C is still adjusting to kindergarten. He's still not really himself- much whinier than usual on school days, maybe in part from overtiredness- but it's improving, and we're hoping a soon-to-come switch to a shorter bus ride home will help too. He continues to refuse to tell us much at all about his school days, but he is very excited about a book-writing activity they do, in which the kids draw pictures and dictate stories about the pictures to the teachers. So excited that he told us about it before he remembered that he's supposed to keep everything that happens at school secret from us, just to be contrary.

He's been on a big inventing kick lately. He's been drawing plans for "inventions" for a long time, but lately it's been several a day. Some of them are really innovative- like the device that pushes a platform up from the bottom of a swimming pool if it detects that someone has been underwater for more than 30 seconds to prevent drowning, or like the microwave accessory that stirs food while it's being microwaved so it's evenly heated- and all of them are beautifully illustrated. Most of his pictures are intended to become advertisements for the future product, so he includes prices on them, and incorporates clever marketing strategies in his art. ("I'll draw a bunch of people smiling and looking happy so people will see that they're having a great time and want to buy it!")

We're mourning the lessened sunshine, but enjoying the cooler weather. I've made a habit of brushing my hair outside, to minimize the shedding inside our house, and have come to enjoy feeling the changes in temperature every evening, noticing the position and phase of the moon if it's risen, and hearing the insects in the dark. We'll see how long I can do it into the winter.

Wednesday, September 21, 2005

Other than frantic, demanding cries of MAMAMAMAMAMA when she sees me and Dan is threatening to take her away, we hadn't identified any other words in A-speak until now. So what's her first word? Book. Well, she pronounes it with a silent B, but she's definitely saying it. She's still not signing at all, even though we've been using sign language for "milk" and "more" for several months now.

While we can't wait until we can communicate with her better, it doesn't have the urgency it did when C was a baby. Besides her being the second (which means we (a) aren't desperate for conversation and (b) know that once she starts she may never be silent again), her more mellow personality means that if we don't immediately understand what she wants at any given time, we are unlikely to be threatened with potentially hours of misery. Right now she has a cold and a fever, and isn't all that pleasant to be around, but basically she's being about as demanding as C was on a GOOD day at her age.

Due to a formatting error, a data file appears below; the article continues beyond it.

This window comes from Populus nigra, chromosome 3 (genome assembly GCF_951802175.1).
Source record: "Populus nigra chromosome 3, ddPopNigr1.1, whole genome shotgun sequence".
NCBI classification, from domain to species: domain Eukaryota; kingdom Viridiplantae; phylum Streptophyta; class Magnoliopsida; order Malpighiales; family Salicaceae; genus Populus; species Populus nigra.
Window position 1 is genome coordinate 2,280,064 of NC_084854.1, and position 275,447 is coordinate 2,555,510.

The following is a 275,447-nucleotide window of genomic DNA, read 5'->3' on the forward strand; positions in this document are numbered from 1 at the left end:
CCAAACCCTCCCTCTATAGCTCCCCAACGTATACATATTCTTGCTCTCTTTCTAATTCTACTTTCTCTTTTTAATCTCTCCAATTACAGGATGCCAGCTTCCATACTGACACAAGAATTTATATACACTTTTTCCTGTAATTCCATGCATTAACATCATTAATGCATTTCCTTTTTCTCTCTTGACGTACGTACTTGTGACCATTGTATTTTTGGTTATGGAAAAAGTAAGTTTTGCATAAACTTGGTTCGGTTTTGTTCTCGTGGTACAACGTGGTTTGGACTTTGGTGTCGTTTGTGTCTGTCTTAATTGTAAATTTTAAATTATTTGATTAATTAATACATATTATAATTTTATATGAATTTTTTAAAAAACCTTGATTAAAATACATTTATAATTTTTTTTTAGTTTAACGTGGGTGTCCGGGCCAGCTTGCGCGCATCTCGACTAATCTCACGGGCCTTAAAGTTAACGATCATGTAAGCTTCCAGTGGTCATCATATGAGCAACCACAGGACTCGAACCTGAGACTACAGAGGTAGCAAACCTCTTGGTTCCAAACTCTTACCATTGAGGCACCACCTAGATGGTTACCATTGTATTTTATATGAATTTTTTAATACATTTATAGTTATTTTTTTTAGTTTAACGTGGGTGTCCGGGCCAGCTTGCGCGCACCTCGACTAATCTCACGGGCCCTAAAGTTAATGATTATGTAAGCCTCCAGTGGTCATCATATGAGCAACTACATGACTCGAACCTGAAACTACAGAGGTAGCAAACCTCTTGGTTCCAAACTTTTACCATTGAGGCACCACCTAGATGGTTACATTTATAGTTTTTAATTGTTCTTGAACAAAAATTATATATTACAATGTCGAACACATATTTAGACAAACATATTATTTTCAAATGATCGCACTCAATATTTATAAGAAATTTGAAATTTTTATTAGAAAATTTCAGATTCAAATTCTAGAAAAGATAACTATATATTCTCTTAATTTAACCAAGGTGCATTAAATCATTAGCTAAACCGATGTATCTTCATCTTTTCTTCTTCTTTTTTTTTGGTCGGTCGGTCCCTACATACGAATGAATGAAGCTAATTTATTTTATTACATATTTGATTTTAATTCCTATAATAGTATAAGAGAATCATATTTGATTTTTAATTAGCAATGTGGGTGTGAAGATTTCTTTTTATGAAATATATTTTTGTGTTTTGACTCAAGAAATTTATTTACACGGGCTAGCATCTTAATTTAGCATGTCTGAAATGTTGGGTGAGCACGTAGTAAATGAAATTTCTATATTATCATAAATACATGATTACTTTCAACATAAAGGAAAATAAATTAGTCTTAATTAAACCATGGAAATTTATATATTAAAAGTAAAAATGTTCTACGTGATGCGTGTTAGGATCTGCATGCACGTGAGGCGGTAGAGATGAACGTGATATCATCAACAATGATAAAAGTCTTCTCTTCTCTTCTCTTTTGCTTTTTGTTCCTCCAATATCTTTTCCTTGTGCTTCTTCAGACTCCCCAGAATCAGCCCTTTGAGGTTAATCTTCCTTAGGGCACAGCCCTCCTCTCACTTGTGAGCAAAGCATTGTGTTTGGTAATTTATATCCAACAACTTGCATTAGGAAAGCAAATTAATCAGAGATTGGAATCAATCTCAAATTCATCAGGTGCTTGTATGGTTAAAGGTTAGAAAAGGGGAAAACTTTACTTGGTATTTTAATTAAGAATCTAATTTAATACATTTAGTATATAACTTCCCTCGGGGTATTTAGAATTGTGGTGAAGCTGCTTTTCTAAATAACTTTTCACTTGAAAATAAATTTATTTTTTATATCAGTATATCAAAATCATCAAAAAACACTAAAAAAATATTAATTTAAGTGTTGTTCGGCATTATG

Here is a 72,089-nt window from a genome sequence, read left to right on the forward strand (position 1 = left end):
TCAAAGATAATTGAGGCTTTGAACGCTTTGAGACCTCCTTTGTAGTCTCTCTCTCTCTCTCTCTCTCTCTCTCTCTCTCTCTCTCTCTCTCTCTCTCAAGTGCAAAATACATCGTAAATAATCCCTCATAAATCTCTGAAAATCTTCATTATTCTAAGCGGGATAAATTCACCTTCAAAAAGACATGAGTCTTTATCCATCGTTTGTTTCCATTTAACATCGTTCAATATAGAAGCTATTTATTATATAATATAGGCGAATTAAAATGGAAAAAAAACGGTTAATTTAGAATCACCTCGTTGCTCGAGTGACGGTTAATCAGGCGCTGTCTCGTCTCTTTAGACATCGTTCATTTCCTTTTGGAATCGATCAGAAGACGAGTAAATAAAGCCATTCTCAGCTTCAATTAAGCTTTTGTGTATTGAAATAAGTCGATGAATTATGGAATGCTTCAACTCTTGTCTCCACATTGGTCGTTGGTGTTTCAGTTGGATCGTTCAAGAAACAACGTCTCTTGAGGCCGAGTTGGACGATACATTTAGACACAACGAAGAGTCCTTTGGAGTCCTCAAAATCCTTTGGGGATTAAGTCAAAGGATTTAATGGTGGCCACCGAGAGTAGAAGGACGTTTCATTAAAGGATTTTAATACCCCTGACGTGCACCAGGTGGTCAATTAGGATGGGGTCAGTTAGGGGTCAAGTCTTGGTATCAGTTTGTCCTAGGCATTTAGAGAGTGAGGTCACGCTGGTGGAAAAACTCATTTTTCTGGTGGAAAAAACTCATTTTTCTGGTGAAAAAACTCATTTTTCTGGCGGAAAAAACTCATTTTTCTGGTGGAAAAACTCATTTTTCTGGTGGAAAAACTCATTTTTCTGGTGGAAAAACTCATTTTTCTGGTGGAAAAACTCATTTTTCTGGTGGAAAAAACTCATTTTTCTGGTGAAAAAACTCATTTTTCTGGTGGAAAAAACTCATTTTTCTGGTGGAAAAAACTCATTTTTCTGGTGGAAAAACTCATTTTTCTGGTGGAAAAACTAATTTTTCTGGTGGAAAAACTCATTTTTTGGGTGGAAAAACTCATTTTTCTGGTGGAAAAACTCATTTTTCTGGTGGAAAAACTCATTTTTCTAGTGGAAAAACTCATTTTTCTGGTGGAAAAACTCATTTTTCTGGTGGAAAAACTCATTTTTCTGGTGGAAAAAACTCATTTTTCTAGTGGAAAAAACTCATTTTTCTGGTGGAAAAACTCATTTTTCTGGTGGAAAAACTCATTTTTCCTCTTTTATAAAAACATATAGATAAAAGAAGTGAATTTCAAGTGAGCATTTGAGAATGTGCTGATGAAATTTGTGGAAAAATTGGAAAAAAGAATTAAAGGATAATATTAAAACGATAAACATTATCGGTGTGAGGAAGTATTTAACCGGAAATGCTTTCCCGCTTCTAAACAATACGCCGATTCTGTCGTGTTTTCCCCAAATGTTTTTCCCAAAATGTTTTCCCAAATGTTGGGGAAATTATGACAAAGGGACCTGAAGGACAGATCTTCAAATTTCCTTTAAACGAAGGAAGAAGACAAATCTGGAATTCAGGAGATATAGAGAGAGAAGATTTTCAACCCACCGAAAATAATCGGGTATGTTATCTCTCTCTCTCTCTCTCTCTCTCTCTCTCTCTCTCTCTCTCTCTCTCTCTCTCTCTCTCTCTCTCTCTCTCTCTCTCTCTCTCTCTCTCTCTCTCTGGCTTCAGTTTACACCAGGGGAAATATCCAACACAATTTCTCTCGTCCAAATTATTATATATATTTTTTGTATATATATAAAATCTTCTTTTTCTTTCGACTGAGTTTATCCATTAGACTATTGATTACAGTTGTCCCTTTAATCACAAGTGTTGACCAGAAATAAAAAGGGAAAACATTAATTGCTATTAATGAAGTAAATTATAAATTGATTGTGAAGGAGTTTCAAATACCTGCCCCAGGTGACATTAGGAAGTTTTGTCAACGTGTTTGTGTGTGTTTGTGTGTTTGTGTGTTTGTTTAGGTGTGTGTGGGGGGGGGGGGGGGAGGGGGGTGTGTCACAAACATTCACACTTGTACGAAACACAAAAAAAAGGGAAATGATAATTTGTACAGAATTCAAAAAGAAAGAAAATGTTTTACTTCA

Monday, September 19, 2005

So C's gone for three hours a day now that kindergarten has begun, but somehow it's made our lives busier! He's needed a lot of attention for the past week; it's taking a lot of effort for him to adjust to school, and he needs us to be very hands-on while he's home. After his first day last Monday, he came home in a great mood and said he had a wonderful time- I think he was relieved that all was well after he'd been worrying about it for so long. We were thrilled and figured everything would be fine from there on out, but the very next day we could tell things weren't great. (This is C, of course, who only tells us anything that happens at school if we bribe him, and nothing would make him tell us something that was actually BOTHERING him.) We talked to his teachers and it turned out he had been disciplined, which really upset him even though it was done very gently (it wasn't even an incident the teachers thought twice about), and it basically ruined his day. And the next. And the next. This week is starting out all right, and we're hoping it stays that way. He's still super-whiny and needy and throws fits if things don't go his way, though, which (honest!) isn't like him. We've made a big point of keeping his homecoming after school low-key- I hang out with him and read a book while Dan and A are elsewhere (usually working and napping, respectively), but as soon as more people enter the picture it's all over. So we're still trying to find a routine that works for everyone.

Except for keeping us up all night, every night, A has been delightful. We went to a friends' for dinner last night, and she had a great time "talking" to their six-month-old. She was also exposed to a doll for the first time, one of the vinyl-ish semi-realistic ones, and we couldn't tell if she was fascinated or disturbed by it. It definitely made an impression, at any rate.

She tugs at the sleeves of long-sleeved shirts and gnaws on the toes of socks or slippers. We've only had to occasionally introduce these in the past few weeks, when the mornings are chilly, and I feel so sorry that she's going to be subjected to these indignities on a regular basis quite soon. (I must say that I am thrilled by the change of weather for myself, though. I'm done with heat and humidity. A few months of coolness-without-frigidness would be nice. Too bad we live in upstate New York....)

Our stripey kids (looking older than they do in other attire...) Posted by Picasa

C fossil hunting in the Kanakadea Creek in Alfred a couple weeks ago... Just like Dan did when he was his age... Posted by Picasa

Tuesday, September 13, 2005

After a fun first day of Kindergarten...(Click on photos for a larger view) Posted by Picasa

Waiting for their first bus! Posted by Picasa

Wednesday, September 07, 2005

Toasting "brown bears" is fun. Posted by Picasa

Our bird in flight... Posted by Picasa

A small portion of today's parade route... Posted by Picasa